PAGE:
The California water bill now ready for the president's signature dramatically shifts 25 years of federal policy and culminates a long and fractious campaign born in the drought-stricken San Joaquin Valley.
A rough five years in the making, the $558 million bill approved by the Senate early Saturday morning steers more water to farmers, eases dam construction, and funds desalination and recycling projects. Its rocky road to the White House also proved a costly master class in political persistence and adroit maneuvering.
“I believe these provisions are both necessary, and will help our state,” said Democratic Sen. Dianne Feinstein.
Feinstein and House Majority Leader Kevin McCarthy of Bakersfield, and their staffs, crafted the final water package, which the Senate approved on a 78-21 vote. They also made the hard-ball tactical choice to fold it into a widely popular infrastructure bill, which eased Senate passage while it left retiring Democratic Sen. Barbara Boxer fuming.
“I think it is absolutely a horrible process, a horrible rider,” Boxer said during floor debate Friday. “It’s going to result in pain and suffering among our fishing families.”
Boxer cited, in particular, California’s salmon industry, whose members fear the diversion of water will deplete rivers critical to salmon reproduction.
Boxer’s post-midnight vote against the Water Infrastructure Improvements for the Nation Act, which included the approximately 98-page California bill, was likely to be the last of her 33-year congressional career. It was a sour ending for her long-time Senate partnership with Feinstein, with whom she’s amicably served since 1993.
Though ultimately futile, Boxer’s stand against the California water bill also foreshadows some of the big challenges ahead once the legislation takes effect. These include healing the rifts that have pit one region of the state against the other, managing the new Trump administration’s implementation of the law and coping with the inevitable litigation.
“It’s ugly, and it’s wrong, and it’s going to end up at the courthouse door,” Boxer predicted.
This year’s final California water package includes many elements, some of which are not especially controversial.
Non-native predatory fish in the Stanislaus River will be test-targeted for elimination. Money will support water recycling projects in cities such as Sacramento and San Luis Obispo, and to desalination projects like ones proposed for Southern California.
More controversially, the bill streamlines potential construction approval of Western water projects that could include Temperance Flat on the San Joaquin River and Sites Reservoir in the Sacramento Valley. The bill’s funding includes $335 million for the water storage projects, which is only a fraction of their total cost.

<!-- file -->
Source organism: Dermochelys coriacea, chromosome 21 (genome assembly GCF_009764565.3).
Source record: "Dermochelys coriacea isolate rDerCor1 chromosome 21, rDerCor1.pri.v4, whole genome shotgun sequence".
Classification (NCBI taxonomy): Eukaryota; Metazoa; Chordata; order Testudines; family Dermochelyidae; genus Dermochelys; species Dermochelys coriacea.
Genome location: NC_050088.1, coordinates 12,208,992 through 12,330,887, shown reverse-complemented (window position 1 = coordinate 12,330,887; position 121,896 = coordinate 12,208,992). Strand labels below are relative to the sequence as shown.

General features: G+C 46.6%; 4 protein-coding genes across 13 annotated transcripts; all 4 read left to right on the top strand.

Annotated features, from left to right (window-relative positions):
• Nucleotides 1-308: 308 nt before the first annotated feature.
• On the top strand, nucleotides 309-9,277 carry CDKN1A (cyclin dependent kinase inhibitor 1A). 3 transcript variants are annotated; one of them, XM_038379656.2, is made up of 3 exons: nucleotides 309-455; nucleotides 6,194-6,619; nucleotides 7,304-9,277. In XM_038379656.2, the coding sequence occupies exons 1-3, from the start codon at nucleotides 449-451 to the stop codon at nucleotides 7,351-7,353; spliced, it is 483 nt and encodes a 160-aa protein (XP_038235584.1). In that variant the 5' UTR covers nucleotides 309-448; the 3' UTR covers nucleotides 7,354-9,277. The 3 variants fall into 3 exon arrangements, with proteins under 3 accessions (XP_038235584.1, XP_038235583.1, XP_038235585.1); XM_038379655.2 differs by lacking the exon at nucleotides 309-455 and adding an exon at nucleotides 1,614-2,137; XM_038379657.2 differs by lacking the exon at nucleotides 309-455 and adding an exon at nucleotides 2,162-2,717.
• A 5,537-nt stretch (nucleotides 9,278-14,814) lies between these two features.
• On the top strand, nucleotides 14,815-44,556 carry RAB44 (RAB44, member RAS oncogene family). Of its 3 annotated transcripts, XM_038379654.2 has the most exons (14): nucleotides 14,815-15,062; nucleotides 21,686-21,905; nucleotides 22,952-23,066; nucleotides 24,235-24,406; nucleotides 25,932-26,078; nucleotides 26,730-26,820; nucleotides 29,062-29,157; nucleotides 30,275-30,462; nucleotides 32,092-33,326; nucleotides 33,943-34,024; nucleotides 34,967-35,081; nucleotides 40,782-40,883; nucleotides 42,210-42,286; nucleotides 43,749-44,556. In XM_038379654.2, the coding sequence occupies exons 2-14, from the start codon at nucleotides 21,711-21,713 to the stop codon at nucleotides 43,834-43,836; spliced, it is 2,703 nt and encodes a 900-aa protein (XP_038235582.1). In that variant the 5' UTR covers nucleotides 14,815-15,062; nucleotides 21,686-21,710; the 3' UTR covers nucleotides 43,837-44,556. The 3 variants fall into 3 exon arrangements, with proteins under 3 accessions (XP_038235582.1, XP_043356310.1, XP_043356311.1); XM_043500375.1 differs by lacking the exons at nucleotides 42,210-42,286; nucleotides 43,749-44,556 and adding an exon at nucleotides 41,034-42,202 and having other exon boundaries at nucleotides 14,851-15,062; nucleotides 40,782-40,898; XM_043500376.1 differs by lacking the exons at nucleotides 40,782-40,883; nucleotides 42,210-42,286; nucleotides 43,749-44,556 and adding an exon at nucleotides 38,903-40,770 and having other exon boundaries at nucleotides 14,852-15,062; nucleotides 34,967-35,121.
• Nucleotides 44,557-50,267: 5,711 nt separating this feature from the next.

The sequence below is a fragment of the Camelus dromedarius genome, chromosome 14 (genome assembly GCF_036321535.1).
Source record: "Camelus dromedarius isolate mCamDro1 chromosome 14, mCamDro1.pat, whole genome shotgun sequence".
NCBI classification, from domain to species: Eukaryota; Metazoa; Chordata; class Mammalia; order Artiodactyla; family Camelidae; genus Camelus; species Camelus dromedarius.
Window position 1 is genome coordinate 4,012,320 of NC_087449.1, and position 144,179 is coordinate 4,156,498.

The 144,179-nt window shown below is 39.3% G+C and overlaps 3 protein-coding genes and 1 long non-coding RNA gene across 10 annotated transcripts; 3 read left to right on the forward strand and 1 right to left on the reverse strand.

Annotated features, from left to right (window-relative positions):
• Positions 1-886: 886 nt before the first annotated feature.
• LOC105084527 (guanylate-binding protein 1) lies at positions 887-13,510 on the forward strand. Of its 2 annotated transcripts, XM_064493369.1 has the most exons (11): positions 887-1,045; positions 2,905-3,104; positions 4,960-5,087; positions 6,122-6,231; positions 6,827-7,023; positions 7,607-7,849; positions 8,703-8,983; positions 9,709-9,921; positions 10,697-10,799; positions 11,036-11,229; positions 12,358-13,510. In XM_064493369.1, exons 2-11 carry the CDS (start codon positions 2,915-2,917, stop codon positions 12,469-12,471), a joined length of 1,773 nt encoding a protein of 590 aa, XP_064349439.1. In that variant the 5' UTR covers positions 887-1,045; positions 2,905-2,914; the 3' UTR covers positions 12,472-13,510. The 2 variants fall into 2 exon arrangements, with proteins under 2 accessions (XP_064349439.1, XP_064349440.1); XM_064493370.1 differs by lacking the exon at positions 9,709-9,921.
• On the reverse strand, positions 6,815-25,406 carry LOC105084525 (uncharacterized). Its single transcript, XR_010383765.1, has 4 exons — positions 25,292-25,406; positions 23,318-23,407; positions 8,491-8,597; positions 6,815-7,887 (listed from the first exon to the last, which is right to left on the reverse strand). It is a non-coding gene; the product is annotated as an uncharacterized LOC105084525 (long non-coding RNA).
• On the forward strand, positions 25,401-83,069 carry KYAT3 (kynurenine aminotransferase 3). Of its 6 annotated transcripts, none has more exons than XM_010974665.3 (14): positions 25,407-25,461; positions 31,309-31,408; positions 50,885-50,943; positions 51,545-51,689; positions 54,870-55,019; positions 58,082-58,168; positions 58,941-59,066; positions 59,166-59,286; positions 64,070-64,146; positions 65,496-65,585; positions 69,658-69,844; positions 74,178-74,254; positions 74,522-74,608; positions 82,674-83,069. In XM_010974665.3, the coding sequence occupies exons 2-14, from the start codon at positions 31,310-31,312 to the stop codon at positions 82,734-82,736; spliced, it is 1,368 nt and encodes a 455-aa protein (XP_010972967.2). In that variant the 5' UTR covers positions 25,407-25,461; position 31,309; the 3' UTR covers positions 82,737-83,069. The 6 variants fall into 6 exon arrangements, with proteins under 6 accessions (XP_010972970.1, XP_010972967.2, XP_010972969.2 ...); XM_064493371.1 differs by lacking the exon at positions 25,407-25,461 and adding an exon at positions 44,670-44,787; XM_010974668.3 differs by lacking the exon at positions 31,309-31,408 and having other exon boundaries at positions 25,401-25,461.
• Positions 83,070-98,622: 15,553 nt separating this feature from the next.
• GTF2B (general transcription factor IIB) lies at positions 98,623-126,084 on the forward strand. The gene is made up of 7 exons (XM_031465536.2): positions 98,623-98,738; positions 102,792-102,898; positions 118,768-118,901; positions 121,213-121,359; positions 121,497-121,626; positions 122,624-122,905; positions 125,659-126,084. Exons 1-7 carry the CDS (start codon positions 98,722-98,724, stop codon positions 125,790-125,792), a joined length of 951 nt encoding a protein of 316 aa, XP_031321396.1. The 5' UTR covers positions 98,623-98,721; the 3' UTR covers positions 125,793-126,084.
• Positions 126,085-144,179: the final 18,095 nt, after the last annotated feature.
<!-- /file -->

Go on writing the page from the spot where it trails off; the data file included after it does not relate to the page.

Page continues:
With highly technical but important language, the bill also directs the pumping of more water to farms south of the Sacramento-San Joaquin Delta and seeks to ensure that Sacramento Valley farmers receive all of their allocated water.
“This water is for the tens of thousands of small farms that have gone bankrupt, like a melon farmer who sat in my office with tears in his eyes,” Feinstein said.
Boxer, echoing environmentalists, countered that the real beneficiary will be “big agribusiness.”
All sides agree the California water package marks the biggest federal shift in the state’s water use since the 1992 Central Valley Project Improvement Act, which focused more on protecting the Sacramento-San Joaquin Delta. Farmers hated the CVPIA but, in a mirror image of this year’s water bill, it was included in a bigger package that rolled right over one of the state’s protesting senators.
The Republican senator who was left standing alone in fighting the 1992 bill, John Seymour, was subsequently defeated by Feinstein. One of the other big losers in that earlier legislative fight, the Westlands Water District, is among the victors in this year’s bill, after spending more than $1 million on lobbying in the last two years.
Other California water districts, farmer organizations and environmental groups poured resources into trying to shape the final bill. Feinstein stressed that she went through “dozens of versions” and consulted extensively with both the Obama administration and state officials to craft the legislation.
House Republicans, in turn, kept the pressure on by repeatedly passing more aggressive California water bills. These competing measures, led first in 2011 by Rep. Devin Nunes, R-Tulare, and then by Rep. David Valadao, R-Hanford, kept presenting Feinstein with an issue that would not go away.
Last year, for instance, Feinstein and Boxer jointly introduced a 147-page Senate bill not long after the Republican-controlled House approved a 170-page bill along largely party lines. The competing bills helped frame the subsequent negotiations.
“My House and Senate colleagues and the people of the Valley have fought long and hard to get this legislation passed out of both chambers,” Rep. Jim Costa, D-Fresno, said Saturday.
The fighting, at times, turned personal. Last year, Feinstein angrily accused a McCarthy staffer of trying to sneak ambitious California water language onto another must-pass bill, while California’s House Republicans united in an extraordinary denunciation of the state’s two senators for alleged inaction in the face of an emergency.
After the highly public finger-pointing, though, California’s deal-making senior senator and the state’s highest-ranking House member managed to quietly return to the bargaining table.